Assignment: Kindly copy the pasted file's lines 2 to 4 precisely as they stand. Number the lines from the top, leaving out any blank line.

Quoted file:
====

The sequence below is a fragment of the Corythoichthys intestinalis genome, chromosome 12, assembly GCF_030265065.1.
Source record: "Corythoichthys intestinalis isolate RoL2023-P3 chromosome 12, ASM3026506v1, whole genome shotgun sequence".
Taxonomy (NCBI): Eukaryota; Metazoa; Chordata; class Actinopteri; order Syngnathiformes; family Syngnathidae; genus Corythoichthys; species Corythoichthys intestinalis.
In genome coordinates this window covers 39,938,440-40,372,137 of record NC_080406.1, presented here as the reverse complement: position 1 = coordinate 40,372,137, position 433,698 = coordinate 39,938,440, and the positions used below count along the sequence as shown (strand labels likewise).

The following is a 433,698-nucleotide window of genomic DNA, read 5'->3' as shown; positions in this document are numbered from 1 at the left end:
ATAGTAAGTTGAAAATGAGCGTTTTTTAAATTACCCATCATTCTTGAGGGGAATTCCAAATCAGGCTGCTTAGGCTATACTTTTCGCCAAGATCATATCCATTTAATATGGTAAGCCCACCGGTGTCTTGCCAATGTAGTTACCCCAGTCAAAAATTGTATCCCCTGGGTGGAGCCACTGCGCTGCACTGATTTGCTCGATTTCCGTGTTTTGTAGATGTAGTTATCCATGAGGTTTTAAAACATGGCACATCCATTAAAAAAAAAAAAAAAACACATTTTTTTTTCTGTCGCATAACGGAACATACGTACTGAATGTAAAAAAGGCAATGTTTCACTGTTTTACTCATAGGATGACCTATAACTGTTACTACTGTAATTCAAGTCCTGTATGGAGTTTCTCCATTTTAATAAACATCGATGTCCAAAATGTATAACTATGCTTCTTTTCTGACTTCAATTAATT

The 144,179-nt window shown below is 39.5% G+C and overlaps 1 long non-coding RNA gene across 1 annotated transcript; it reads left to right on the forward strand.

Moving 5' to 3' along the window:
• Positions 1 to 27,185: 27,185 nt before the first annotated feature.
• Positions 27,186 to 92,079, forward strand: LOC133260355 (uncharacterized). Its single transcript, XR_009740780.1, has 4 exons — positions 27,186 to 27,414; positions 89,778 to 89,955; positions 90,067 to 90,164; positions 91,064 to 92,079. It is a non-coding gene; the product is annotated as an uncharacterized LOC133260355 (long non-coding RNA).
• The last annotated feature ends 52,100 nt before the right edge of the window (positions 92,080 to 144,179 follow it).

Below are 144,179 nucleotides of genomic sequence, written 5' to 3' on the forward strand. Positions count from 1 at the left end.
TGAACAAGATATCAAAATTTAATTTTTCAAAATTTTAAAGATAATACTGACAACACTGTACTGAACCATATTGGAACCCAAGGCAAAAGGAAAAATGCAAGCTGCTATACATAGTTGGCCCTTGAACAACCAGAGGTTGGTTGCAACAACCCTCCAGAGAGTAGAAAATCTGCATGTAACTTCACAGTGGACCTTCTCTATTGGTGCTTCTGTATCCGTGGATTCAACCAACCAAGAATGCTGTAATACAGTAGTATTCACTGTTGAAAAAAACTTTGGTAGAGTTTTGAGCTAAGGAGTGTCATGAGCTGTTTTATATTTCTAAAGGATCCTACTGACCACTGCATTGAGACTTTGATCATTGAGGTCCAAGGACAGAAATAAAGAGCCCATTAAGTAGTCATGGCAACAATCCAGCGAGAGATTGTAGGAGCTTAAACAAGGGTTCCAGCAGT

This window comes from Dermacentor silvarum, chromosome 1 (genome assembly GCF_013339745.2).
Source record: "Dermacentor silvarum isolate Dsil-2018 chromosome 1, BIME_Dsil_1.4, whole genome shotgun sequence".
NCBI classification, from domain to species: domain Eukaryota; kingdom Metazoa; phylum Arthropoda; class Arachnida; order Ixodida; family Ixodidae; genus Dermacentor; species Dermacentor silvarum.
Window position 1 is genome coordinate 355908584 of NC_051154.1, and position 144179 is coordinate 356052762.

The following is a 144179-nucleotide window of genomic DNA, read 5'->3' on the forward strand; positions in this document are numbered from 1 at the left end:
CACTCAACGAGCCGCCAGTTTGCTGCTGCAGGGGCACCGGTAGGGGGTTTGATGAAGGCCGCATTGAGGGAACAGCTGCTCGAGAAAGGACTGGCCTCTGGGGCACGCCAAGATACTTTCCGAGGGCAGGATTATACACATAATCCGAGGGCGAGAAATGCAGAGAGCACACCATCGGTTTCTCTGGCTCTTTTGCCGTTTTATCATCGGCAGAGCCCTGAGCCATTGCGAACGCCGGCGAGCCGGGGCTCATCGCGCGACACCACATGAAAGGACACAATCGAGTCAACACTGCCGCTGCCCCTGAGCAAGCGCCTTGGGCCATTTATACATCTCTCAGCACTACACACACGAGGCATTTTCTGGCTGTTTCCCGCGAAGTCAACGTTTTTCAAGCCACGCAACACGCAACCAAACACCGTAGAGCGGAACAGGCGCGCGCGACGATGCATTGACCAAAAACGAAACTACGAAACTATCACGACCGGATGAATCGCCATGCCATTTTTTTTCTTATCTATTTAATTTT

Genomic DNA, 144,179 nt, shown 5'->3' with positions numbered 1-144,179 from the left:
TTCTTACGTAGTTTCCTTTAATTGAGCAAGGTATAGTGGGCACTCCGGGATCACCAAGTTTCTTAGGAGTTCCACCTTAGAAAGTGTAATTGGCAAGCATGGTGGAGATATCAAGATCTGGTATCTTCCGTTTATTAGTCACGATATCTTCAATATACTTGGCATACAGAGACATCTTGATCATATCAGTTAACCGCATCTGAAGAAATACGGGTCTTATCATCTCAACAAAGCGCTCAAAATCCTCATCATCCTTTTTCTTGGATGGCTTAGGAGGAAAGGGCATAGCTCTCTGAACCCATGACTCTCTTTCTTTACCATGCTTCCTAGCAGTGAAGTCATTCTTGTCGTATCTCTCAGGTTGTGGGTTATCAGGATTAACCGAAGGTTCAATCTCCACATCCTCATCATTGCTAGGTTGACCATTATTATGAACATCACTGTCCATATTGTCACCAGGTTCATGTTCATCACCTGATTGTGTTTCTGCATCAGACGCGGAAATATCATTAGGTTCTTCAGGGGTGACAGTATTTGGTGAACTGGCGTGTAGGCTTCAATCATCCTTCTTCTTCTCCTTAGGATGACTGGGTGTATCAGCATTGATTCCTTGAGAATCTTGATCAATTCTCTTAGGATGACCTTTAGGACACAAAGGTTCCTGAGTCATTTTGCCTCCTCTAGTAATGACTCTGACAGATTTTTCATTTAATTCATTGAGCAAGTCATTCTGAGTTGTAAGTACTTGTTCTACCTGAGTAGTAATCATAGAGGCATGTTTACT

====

Source record: "Corythoichthys intestinalis isolate RoL2023-P3 chromosome 12, ASM3026506v1, whole genome shotgun sequence".
Taxonomy (NCBI): Eukaryota; Metazoa; Chordata; class Actinopteri; order Syngnathiformes; family Syngnathidae; genus Corythoichthys; species Corythoichthys intestinalis.
In genome coordinates this window covers 39,938,440-40,372,137 of record NC_080406.1, presented here as the reverse complement: position 1 = coordinate 40,372,137, position 433,698 = coordinate 39,938,440, and the positions used below count along the sequence as shown (strand labels likewise).